"Through this we got to get to know people in fundamental research – this means a lot. There are many events where the best scientists participate. We get ideas and face-to-face interaction. As BioBay companies we are invited to participate and the best part is that we don't have to pay," says Luo.
The growing companies are in turn investing into the SIP hothouse.
"We are in the process of building the largest biotech manufacturing plant in China within BioBay, " says Kevin Yang, executive director at drug manufacturer Innovent.
"We find that the SIP success formula involves the availability of VCs, technical experts, and local government support. It's a all-round package."
The proactive approach is indeed allowing SIP to attract businesses on the cutting edge of new technology. It also means SIP can target the long-term benefits from such ventures. One emblematic center is Nanopolis -- which aims to develop into a global nanotech hub.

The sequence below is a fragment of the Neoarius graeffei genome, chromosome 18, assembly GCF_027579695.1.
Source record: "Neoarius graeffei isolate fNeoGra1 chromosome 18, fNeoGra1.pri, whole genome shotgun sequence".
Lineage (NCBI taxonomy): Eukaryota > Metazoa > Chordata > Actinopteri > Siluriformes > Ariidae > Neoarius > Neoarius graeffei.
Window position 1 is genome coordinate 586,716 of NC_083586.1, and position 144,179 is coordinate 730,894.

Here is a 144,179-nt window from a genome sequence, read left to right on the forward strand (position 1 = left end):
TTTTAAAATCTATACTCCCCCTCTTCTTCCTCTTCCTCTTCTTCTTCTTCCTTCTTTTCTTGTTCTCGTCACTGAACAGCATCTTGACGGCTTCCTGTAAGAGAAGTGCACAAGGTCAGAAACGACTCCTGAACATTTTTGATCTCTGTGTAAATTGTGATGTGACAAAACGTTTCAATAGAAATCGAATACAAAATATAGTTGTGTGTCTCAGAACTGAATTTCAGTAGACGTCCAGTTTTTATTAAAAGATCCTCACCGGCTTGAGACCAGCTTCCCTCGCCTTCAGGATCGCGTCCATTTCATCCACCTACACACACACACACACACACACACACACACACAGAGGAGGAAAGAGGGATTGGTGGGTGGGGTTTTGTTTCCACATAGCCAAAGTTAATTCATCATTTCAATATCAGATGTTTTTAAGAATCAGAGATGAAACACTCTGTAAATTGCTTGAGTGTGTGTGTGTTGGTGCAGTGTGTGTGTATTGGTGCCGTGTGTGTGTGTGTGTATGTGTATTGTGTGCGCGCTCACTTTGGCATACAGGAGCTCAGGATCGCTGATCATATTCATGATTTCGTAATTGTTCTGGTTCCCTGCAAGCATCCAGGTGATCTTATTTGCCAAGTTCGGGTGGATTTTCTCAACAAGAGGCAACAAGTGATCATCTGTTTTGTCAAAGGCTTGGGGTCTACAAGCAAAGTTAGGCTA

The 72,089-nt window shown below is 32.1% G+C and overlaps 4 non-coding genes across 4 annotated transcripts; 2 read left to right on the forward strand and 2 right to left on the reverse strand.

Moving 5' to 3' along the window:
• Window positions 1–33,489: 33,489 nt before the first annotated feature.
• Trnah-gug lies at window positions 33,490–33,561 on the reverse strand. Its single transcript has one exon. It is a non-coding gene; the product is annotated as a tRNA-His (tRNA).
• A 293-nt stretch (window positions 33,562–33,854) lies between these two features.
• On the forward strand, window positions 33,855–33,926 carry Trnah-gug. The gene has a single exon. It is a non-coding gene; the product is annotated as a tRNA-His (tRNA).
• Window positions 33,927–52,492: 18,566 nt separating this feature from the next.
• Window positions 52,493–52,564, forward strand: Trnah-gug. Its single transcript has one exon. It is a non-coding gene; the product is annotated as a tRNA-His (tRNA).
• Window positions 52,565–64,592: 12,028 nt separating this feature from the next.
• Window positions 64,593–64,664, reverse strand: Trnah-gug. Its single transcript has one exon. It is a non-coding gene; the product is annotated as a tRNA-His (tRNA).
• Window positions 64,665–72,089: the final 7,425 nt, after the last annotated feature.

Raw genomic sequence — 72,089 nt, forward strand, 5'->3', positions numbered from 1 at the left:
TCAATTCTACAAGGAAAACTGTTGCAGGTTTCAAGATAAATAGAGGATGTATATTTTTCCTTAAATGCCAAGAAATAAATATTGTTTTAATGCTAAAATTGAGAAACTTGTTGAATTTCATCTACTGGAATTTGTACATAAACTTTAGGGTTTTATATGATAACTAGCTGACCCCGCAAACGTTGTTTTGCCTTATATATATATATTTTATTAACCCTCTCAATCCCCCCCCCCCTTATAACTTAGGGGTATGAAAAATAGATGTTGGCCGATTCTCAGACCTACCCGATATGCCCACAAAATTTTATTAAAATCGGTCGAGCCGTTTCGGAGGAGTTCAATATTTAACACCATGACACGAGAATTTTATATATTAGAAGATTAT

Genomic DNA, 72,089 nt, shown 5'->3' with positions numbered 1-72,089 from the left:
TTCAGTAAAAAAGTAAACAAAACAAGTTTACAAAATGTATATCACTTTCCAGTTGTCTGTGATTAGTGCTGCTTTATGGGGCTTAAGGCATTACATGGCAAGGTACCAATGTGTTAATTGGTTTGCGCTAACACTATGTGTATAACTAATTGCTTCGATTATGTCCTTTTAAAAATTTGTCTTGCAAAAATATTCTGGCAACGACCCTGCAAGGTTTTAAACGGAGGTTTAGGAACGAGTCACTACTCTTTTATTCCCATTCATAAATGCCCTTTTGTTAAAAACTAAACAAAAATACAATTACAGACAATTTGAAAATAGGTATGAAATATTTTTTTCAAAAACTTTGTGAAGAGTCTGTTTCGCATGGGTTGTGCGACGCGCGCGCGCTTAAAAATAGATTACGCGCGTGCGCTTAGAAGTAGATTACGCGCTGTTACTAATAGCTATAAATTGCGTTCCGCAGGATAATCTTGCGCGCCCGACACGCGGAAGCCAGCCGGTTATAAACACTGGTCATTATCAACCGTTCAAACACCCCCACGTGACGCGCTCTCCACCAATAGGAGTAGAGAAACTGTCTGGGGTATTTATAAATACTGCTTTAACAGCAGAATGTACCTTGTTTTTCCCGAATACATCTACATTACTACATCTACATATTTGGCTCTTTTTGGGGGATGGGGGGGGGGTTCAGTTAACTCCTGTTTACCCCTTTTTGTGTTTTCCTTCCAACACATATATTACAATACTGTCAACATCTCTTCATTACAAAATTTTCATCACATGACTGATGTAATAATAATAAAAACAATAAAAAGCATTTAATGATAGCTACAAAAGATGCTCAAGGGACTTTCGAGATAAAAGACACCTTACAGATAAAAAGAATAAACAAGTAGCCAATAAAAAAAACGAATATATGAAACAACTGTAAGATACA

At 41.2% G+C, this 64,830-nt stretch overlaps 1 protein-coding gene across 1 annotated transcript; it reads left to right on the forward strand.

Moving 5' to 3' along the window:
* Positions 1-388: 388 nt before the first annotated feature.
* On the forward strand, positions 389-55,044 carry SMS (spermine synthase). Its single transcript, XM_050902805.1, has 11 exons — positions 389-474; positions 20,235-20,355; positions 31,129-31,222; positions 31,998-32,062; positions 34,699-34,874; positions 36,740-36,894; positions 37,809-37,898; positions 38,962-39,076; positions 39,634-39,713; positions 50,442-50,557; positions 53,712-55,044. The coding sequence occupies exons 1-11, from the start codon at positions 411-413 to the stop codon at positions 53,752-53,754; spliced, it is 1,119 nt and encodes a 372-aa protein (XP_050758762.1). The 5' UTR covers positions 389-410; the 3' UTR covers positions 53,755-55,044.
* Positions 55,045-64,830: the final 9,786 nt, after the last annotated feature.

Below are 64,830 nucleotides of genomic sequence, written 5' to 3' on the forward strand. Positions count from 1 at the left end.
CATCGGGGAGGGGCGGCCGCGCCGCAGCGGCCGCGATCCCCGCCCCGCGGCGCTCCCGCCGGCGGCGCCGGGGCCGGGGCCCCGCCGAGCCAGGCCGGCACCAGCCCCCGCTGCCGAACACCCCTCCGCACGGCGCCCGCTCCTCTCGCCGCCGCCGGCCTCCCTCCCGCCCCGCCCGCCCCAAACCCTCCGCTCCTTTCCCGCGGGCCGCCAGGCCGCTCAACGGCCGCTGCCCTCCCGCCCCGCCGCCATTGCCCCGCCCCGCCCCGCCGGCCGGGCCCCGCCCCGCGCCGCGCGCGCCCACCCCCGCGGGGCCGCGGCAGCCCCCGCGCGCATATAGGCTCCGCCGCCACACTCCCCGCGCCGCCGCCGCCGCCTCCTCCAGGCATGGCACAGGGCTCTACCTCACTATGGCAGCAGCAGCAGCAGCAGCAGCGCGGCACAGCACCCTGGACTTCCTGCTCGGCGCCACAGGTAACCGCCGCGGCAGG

Launched in 2010, Nanopolis helps push forward nanotech innovations with, in its first five-year phase, a total investment of US$1 billion.
By the end of 2012, SIP had already attracted over 5,500 nanotech-related experts, entrepreneurs and engineers as well as accommodating the China-Finland Nanotech Innovation Center and the Netherlands SMEs China Center for Nanotech.
Meanwhile, 24 university centers in SIP provide a flow of talent, around 200 venture capital firms present in the Park scour its companies for opportunities, and events such as CHInano showcase the facilities to potential innovators and investors from outside. A shared exhibition facility called NANOhouse is planned.
"We are the only organization really focusing on nanotech in this way in China," says Jacky Wu, Executive Vice President of Nanopolis.
Nanopolis has also applied to become an 'IP operation trial zone', according to Wu.